in planning and development. Getting the most from technical assistance.
Planning and building a stable future.
■ Conducting Meaningful Site Visits: Communicating plans and expectations.
WORKING WITH Preparing the visiting team. Setting realistic learning goals. Being a good guest.
GRANTEES ■ Creating a Space for Candor: Getting and giving authentic feedback. Preparing
How can I build effective for difficult conversations. Getting a good discussion going.
relationships? ■ Making Connections among Grantees and Others: Arranging successful
grantee exchanges and learning tours. Convening members of a field. Involving
non-grantee organizations and applicants.
■ Making Grantee Reporting Useful: Clarifying expectations upfront. Creating
useful financial and narrative feedback. Deciding what to do with what you read.
■ Responding When Projects Flounder: Coming to the rescue when good grants go
astray. Recognizing warning signs. Deciding to intervene. Shaping your response.
■ Saying Yes and Saying No to Applicants: Understanding grant seeker
expectations. Managing your role as a decision giver.
■ Starting with an Exit Strategy: Using benchmarks to define progress and
success. Being clear about program boundaries. Communicating with grantees
about the future.
■ Collaborating with Other Funders and Donors: Forming a funders’ group.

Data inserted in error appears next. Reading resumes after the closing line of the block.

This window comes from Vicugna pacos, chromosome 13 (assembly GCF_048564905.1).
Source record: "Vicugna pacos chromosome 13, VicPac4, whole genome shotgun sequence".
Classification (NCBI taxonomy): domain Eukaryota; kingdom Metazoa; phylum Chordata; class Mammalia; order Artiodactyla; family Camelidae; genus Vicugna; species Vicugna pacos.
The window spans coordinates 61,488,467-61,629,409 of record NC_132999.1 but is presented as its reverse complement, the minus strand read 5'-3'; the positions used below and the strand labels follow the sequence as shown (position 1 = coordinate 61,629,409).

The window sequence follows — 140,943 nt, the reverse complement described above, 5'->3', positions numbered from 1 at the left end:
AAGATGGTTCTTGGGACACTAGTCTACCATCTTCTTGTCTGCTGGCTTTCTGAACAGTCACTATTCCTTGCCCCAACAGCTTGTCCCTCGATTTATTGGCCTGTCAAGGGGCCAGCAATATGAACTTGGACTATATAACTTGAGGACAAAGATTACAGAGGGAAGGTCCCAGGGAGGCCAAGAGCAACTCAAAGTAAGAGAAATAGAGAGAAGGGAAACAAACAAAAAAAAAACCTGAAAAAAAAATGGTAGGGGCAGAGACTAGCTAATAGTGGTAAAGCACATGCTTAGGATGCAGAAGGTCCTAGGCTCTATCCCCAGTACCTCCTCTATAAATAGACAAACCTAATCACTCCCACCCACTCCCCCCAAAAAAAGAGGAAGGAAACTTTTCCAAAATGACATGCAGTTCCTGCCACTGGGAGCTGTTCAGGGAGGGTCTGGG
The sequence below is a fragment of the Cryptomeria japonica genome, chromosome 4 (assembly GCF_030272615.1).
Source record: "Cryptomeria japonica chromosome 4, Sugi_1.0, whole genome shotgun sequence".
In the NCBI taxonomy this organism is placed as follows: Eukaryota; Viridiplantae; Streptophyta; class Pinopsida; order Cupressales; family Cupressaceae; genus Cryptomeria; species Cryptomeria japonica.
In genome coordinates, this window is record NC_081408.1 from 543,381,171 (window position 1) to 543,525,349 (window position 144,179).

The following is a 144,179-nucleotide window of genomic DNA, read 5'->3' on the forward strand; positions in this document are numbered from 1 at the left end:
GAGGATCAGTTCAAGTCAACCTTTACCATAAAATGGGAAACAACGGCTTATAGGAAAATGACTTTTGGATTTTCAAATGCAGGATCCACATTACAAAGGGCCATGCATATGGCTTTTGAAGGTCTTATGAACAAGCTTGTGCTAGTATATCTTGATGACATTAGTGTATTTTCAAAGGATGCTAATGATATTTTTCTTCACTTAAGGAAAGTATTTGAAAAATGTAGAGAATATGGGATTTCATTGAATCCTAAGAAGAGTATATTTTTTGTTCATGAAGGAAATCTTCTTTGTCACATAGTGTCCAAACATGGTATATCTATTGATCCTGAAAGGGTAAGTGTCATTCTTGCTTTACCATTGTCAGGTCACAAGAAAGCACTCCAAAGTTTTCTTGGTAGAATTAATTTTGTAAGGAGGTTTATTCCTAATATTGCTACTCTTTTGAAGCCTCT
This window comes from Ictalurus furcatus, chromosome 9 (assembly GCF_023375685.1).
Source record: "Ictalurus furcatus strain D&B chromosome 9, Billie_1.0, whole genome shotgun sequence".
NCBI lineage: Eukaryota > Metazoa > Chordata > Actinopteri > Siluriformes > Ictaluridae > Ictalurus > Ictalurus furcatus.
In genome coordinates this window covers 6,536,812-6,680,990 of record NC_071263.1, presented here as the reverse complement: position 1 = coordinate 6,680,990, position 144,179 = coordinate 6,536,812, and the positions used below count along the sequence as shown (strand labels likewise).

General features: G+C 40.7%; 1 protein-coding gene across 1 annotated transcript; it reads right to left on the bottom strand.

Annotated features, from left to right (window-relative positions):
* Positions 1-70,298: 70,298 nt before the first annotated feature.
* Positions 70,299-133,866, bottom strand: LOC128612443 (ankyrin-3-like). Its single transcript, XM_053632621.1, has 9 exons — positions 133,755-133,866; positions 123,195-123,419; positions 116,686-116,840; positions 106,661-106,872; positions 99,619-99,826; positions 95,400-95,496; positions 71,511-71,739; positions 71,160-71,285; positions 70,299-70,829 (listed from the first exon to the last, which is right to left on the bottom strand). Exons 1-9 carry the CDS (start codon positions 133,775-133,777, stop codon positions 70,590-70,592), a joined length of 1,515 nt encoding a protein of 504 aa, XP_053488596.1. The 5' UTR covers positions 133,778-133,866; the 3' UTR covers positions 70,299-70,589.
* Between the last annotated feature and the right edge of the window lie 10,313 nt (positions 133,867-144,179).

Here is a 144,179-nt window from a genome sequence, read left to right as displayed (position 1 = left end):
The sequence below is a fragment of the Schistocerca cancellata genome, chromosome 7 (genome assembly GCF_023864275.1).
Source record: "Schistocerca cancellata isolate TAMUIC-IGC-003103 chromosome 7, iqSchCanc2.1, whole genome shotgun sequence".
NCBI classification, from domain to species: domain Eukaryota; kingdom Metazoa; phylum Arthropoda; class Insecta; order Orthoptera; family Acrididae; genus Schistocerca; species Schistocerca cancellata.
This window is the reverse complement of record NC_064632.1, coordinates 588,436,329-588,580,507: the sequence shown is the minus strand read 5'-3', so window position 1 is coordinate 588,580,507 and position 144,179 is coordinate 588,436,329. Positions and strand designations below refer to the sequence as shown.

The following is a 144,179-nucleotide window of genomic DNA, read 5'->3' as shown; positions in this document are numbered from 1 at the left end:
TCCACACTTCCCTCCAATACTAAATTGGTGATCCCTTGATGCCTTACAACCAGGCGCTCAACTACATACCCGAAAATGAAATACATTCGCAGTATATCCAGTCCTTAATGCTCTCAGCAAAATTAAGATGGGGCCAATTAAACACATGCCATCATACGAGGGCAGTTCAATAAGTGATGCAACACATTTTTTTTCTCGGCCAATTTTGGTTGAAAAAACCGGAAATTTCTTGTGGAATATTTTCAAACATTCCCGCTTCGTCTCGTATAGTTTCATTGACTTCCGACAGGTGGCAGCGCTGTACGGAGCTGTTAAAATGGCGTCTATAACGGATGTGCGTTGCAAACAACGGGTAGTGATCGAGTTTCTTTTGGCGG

FINDING ALLIES Attracting donors. Sharing roles and responsibilities.
How can I get beyond the ■ Working with Business: Partnering with the business sector on projects.
usual networks? Supporting changes in business practices. Bridging the cultural divide.
■ Working with Communities: Finding stakeholders. Working with nonprofits
that aren’t grantees. Supporting community organizing.
■ Working with Government: Partnering with the government sector on projects.
Supporting changes in public policies. Creating learning opportunities.
DESIGNING THE GRANT ■ Building Knowledge: Making grants for research, assessment, and learning.
Supporting dissemination efforts.
How can I design a grant to ■ Developing Organizational Capacity: Making grants to support
fit the need? management, technology, boards, volunteers, and staff. Integrating general
operating support into grants.
■ Making Grants Internationally: Making grants without staff in other
countries. Supporting world conferences and summits.
■ Providing Social Investments: Learning the rules and regulations of program
related investments (PRIs). Calculating risk and repayment. Leveraging funds
from other sources.
■ Responding to Emergencies: Doing quick turnaround responses. Supporting
local partners. Coordinating with other funders. Addressing long-term recovery.
■ Strengthening the Financial Security of Grantees: Making grants for core